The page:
By Irina Slav
Investment in new oil and gas projects last year sank to the lowest in 15 years at $350 billion. As the world continues its battle against Covid-19 and as the energy industry increasingly looks towards diversification outside its core business, it is doubtful how soon—if ever—investments in new upstream projects will recover to pre-pandemic levels.
This is not to say there is no sign of recovery in investments. Wood Mackenzie reports there are a total of 26 new projects in conventional oil and gas that could get their final investment decision this year. These projects, the Wood Mac analysts said, would require some $110 billion investments to unlock about 27 billion barrels of oil equivalent in reserves.
One interesting thing about these projects, which shows the changes that the energy industry is undergoing, is that more than 50 percent of the reserves to be tapped with these projects are natural gas reserves. Many of the largest projects slated for greenlighting this year are in liquefied natural gas, notably Qatar Petroleum’s expansion of production at the North Field. A tenth of the projects awaiting FID this year are deepwater production, and the rest are a mix of offshore and onshore projects.
According to Wood Mac, however, there is no guarantee that all these projects will indeed receive a final investment decision. This is due to a variety of reasons, chief among them the expected rate of return, carbon intensity, and the political context.
Returns—and the period they will take to make an appearance—have become of the utmost importance for oil and gas investors, and they have also become a top priority for the companies themselves. While before it was usual to pour millions in projects that might not return the investment for decades, the focus is now on shorter return periods, which means short-cycle projects have the best chance for approval.
LNG projects are not short-cycle ones. LNG facilities require massive upfront investments and take years to generate first returns. There are six large-scale ones due their FID this year, according to Wood Mac. The payback periods for these six projects vary between 10 and 15 years, which casts a shadow over their FIDs.
For one thing, as carbon intensity begins to garner more headline space, investors are increasingly paying attention to emissions—and so are buyers. While not standard practice yet, there are signs that carbon-neutral LNG may well be the standard LNG of the future, which means additional investments in carbon capture systems or other ways of reducing the emissions footprint of LNG extraction and production. It remains to be seen whether all planned LNG projects will be greenlit in this context.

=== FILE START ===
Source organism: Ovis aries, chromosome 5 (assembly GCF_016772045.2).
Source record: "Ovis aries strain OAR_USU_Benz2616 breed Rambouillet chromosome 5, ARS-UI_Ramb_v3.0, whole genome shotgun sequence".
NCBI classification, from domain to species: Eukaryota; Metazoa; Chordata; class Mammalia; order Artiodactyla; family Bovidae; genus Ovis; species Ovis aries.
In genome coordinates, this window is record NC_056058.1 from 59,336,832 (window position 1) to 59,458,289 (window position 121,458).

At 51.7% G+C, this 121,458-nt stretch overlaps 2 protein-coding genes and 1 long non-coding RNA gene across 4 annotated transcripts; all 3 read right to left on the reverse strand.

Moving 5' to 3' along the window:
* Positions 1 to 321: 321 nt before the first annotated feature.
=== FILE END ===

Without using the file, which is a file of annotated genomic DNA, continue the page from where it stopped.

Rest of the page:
The carbon issue has become an important one for oil investments, too. The demand outlook has brightened considerably as lockdowns end, and people start traveling again, not to mention the marked preference for personal transportation in the post-lockdown times, which is driving fuel demand higher. Yet so has attention to emissions from oil production.
A recent article by Argus on the future of oil investments in the U.S. part of the Gulf of Mexico noted that any plans would need to take into account not just costs but also carbon intensity. Virtually every large energy company now has a low-carbon transition plan of some sort to appease investors, and while they would need money from selling oil to implement these plans, they would also need to be careful about the emissions footprint of this oil’s production.
It is certainly a complex situation for an industry that has become the target of growing criticism and increasingly close scrutiny, both from regulators and from shareholders. Under this twin pressure, many projects—not just this year—could lose their viability because emission reduction could, and often is, a costly undertaking.
Yet the world will still need oil—and gas—decades from now, and it will need millions of barrels of it daily. This means companies, backed by their shareholders, will continue investing in oil and gas exploration and production. If anything, the energy transition drive would lead to tighter supply for the abovementioned reasons. This tight supply, in turn, will push the prices of these energy commodities higher. And this will drive more investments in oil and gas, emissions and all.
One interesting news story from this week by Bloomberg notes that the rally in oil prices has boosted oil and gas ETFs but also, ironically, ESG funds. That’s due to how ESG funds are constructed, the story explained, but the end result is that people investing in ESG funds are investing part of their money in Big Oil. And when Big Oil does well, so do ESG investors. This might make for some interesting food for thought about ESG investing and oil and gas, and, on a related note, about emission reduction and energy demand and supply.
These are the basics that would ultimately prevail, whatever the political context. There is demand for oil and gas, so there needs to be supply, as at least two Big Oil CEOs, of Shell and BP, have recently noted. Until the world needs oil and gas, we will produce oil and gas, they said on separate occasions. And while some of the priorities in making a final investment decision on a new project may have changed, the top priority has remained: will it make money? As long as there’s demand, many projects will make money.